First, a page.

FDA strengthens requirements for transvaginal devices

At least 23,000 lawsuits have been settled by manufacturers since 2014 because of complications after surgical mesh was used to repair pelvic organ prolapse.
By Stephen Feller  |  Jan. 4, 2016 at 3:16 PM
share with facebook
share with twitter

SILVER SPRING, Md., Jan. 4 (UPI) -- The Food and Drug Administration reclassified surgical mesh used for transvaginal repair of pelvic organ prolapse as high-risk and is requiring manufacturers to collect more safety data as part of its application for approval, the agency announced Monday.

The agency's new regulations come after thousands of complaints filed in recent years about adverse events as the devices have increasingly been used. The FDA has issued safety communications to doctors and manufacturers, and convened a safety panel four years ago, before proposing the now-adopted rules in 2014.

"These stronger clinical requirements will help to address the significant risks associated with surgical mesh for repair of pelvic organ prolapse," said Dr. William Maisel, deputy director of science and chief scientist for the FDA's Center for Devices and Radiological Health, in a press release. "We intend to continue monitoring how women with this device are faring months and years after surgery through continued postmarket surveillance measures."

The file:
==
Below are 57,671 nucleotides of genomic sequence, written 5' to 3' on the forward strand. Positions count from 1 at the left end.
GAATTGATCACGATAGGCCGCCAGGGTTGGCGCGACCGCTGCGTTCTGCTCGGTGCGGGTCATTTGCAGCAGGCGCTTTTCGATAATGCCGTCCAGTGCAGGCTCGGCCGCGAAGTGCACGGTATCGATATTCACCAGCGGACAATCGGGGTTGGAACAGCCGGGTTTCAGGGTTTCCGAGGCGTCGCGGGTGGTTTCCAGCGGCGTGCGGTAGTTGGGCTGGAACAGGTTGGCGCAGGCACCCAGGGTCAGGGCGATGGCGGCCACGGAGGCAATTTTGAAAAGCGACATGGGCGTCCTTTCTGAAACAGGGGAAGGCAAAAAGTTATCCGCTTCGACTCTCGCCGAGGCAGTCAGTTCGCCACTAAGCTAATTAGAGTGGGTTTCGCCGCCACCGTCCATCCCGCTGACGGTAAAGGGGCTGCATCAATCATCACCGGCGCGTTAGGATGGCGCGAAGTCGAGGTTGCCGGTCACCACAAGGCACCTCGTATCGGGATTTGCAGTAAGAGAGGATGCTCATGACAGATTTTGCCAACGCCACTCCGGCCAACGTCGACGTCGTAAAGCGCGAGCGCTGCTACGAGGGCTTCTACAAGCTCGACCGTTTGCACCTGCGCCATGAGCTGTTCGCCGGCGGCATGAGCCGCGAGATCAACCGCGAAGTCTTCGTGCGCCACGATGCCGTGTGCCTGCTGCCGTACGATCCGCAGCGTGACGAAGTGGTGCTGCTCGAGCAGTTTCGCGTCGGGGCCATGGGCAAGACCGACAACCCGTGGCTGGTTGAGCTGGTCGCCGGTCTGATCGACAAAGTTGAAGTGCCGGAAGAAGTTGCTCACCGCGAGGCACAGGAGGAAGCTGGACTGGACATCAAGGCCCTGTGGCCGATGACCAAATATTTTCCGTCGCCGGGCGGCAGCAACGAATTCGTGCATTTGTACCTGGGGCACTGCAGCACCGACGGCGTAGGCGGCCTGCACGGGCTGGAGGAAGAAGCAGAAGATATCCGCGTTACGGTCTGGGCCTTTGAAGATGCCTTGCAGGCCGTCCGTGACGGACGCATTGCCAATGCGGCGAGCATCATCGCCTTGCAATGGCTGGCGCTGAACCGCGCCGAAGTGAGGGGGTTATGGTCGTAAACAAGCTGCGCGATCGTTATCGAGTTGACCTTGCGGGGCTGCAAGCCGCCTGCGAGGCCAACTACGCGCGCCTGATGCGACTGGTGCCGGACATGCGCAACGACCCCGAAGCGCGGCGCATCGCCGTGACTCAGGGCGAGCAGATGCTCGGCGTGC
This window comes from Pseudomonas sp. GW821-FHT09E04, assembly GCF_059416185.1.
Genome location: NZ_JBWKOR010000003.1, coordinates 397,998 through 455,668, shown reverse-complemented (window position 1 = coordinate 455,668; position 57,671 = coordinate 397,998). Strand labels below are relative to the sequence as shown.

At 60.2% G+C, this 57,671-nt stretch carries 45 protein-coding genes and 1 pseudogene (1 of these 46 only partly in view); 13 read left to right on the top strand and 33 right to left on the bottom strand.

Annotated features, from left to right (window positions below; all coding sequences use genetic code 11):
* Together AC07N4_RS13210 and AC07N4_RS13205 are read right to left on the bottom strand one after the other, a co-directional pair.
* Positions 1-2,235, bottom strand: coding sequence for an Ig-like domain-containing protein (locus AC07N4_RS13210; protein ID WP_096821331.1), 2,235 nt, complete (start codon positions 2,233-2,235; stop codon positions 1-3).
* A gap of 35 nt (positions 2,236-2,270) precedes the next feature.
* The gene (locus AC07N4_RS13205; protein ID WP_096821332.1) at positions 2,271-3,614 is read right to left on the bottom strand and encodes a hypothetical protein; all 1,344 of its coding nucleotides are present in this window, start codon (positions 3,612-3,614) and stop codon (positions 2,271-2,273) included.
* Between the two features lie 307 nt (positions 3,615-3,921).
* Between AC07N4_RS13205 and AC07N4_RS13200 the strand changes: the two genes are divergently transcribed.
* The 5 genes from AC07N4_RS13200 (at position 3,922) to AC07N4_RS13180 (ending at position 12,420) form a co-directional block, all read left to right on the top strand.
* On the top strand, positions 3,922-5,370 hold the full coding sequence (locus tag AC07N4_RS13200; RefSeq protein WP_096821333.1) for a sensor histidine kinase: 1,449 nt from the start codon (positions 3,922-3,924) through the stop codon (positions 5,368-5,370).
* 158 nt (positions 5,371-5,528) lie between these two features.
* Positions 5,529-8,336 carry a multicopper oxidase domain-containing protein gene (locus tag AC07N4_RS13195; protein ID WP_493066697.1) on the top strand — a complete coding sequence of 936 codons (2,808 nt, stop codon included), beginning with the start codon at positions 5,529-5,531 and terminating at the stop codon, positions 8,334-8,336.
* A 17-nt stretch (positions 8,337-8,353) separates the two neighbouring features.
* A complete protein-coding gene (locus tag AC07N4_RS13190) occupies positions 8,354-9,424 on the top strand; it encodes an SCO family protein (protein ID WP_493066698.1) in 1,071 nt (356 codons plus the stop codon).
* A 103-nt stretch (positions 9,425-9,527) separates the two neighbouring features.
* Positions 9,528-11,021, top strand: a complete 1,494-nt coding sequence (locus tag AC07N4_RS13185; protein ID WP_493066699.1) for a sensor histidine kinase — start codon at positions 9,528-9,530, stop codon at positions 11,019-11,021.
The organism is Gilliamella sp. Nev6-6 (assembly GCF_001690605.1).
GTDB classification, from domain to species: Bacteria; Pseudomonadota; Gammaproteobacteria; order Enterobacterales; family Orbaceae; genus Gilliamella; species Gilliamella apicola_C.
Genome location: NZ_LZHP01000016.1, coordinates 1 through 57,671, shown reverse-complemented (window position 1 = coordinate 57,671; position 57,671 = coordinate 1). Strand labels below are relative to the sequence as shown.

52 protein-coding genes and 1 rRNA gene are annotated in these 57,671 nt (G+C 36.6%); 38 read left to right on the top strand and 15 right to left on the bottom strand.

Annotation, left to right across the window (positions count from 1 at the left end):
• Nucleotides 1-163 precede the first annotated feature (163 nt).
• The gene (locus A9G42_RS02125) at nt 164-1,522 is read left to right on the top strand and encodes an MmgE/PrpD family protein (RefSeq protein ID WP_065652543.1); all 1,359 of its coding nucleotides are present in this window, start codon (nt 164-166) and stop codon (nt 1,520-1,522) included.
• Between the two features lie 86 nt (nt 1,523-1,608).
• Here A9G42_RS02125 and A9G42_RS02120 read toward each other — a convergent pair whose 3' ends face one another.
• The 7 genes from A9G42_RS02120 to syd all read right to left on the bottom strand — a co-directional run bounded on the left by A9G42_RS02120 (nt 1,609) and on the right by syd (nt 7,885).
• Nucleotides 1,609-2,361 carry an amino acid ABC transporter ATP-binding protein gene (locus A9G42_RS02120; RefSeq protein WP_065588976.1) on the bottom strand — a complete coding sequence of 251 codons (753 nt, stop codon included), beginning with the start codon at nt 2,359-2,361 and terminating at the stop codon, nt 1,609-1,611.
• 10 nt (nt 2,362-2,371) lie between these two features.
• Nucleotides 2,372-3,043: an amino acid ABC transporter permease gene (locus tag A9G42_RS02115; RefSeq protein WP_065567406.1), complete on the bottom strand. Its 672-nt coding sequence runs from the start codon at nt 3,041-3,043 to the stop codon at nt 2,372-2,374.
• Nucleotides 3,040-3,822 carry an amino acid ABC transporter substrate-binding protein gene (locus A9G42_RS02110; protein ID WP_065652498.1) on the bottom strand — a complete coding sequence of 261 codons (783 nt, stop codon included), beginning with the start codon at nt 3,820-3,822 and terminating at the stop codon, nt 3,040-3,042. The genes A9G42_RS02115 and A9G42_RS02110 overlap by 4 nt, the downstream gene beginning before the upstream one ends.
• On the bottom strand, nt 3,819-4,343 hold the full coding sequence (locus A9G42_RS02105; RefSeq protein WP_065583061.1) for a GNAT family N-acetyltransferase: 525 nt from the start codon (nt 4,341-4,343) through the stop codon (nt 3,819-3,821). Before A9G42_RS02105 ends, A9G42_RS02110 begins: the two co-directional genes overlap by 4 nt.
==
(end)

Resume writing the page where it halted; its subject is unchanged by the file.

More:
Pelvic organ prolapse happens when muscle and tissue in the pelvic floor stretch, tear or weaken, causing organs such as the bladder, bowel, or uterus to bulge into the vagina. Gynecologists in the 1970s started repairing the prolapse with surgical mesh, which was used at the time to repair abdominal hernias.

In the 1990s, doctors started using the mesh to repair prolapses transvaginally, though the FDA didn't clear it for that use until 2002 when it cleared it as a moderate-risk device.

The FDA warned doctors starting in 2008 about cases of extreme pain and the mesh dislodging from its original placement, convening an advisory panel in 2011 for recommendations on actions the agency should take. In 2012, the agency asked manufacturers to gather information on use as it investigated whether new rules were necessary.

At least 23,000 lawsuits have been settled by two of the devices' five manufacturers since 2014, the Wall Street Journal reported, the same year the FDA proposed reclassifying surgical mesh used to repair prolapse as a class 3 high-risk device and for manufacturers to submit a premarket approval application that includes data to support the safety and efficacy of the devices.

New devices will be subject to the new requirements immediately, while the manufacturers of previously approved devices have 30 months to submit PMAs for each.

Related UPI Stories
Trending Stories